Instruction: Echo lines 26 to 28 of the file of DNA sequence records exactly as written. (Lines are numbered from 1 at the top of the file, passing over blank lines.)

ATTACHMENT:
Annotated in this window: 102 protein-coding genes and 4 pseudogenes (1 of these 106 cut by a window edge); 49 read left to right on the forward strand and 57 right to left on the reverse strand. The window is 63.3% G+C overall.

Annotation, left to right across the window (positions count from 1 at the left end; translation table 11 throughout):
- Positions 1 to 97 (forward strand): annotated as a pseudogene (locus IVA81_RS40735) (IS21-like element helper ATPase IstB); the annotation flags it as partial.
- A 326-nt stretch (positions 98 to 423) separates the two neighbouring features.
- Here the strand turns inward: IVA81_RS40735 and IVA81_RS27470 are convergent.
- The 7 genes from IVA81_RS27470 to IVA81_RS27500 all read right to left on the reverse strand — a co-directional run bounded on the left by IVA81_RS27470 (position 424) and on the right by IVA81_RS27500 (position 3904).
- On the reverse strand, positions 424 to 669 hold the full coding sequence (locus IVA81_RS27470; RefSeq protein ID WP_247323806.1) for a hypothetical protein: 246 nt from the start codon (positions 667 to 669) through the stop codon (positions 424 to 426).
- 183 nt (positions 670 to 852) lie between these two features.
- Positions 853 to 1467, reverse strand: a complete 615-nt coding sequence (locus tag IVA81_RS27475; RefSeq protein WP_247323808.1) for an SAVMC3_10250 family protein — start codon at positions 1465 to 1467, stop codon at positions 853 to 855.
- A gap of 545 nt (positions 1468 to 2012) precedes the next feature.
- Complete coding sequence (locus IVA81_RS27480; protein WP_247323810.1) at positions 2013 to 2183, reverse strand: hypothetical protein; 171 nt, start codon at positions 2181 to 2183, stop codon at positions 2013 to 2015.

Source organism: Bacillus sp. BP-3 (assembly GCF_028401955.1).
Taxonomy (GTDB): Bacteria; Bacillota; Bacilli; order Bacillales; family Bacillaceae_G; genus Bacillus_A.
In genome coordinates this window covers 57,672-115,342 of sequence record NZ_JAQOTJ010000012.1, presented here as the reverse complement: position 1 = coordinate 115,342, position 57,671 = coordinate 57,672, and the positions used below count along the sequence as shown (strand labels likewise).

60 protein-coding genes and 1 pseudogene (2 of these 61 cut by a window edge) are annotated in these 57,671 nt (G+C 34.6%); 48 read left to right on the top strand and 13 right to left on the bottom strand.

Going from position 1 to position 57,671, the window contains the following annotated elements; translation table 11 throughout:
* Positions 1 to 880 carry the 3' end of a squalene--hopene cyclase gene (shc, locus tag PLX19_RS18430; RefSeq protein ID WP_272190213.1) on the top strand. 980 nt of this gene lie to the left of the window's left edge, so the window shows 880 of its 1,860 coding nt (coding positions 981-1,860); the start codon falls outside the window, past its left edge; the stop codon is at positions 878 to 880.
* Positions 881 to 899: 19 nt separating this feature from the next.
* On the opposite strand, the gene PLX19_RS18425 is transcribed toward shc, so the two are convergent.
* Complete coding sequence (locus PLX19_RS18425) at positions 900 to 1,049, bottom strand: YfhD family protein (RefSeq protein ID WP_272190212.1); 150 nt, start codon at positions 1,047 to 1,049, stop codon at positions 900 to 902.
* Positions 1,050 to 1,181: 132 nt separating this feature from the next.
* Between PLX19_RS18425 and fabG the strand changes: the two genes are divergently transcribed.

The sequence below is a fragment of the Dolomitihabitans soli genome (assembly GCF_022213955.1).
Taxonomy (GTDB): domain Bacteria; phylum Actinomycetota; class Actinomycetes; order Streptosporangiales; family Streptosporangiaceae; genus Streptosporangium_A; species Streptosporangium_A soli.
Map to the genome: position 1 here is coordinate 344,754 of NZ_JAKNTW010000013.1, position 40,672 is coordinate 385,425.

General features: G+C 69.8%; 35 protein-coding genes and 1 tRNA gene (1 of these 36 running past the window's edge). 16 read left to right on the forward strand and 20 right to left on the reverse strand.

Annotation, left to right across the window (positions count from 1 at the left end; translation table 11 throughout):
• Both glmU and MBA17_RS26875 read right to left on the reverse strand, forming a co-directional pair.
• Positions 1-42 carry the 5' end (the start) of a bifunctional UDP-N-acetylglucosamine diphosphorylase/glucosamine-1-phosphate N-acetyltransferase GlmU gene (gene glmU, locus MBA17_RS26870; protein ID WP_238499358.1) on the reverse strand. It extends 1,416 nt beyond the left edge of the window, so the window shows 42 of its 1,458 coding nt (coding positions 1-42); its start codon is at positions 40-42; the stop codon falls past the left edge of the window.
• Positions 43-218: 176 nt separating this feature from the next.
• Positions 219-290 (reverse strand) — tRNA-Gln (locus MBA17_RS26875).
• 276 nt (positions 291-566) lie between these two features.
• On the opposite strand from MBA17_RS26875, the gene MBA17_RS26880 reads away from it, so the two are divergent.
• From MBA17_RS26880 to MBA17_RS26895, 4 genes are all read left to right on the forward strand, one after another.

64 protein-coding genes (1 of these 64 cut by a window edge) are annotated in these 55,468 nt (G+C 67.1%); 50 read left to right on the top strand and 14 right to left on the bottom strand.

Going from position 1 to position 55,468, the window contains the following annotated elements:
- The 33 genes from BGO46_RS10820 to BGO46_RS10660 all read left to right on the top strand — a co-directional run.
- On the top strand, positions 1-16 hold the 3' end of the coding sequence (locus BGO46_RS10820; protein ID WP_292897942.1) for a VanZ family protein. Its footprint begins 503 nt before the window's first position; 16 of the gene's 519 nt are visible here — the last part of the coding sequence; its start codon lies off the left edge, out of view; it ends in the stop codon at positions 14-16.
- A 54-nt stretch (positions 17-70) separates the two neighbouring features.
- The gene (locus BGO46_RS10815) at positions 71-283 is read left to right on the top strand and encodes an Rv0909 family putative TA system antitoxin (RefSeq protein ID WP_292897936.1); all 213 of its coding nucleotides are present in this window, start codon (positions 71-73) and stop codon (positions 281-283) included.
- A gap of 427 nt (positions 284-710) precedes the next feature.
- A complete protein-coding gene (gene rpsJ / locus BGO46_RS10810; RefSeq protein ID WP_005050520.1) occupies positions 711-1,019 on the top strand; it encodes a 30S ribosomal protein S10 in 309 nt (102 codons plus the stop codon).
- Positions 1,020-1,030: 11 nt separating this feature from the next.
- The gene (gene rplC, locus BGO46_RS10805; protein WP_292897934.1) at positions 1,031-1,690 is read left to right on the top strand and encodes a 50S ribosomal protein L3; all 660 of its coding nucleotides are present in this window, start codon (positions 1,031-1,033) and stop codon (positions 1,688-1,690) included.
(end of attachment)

General features: G+C 69.8%; 35 protein-coding genes and 1 tRNA gene (1 of these 36 running past the window's edge). 16 read left to right on the forward strand and 20 right to left on the reverse strand.

Annotation, left to right across the window (positions count from 1 at the left end; translation table 11 throughout):
• Both glmU and MBA17_RS26875 read right to left on the reverse strand, forming a co-directional pair.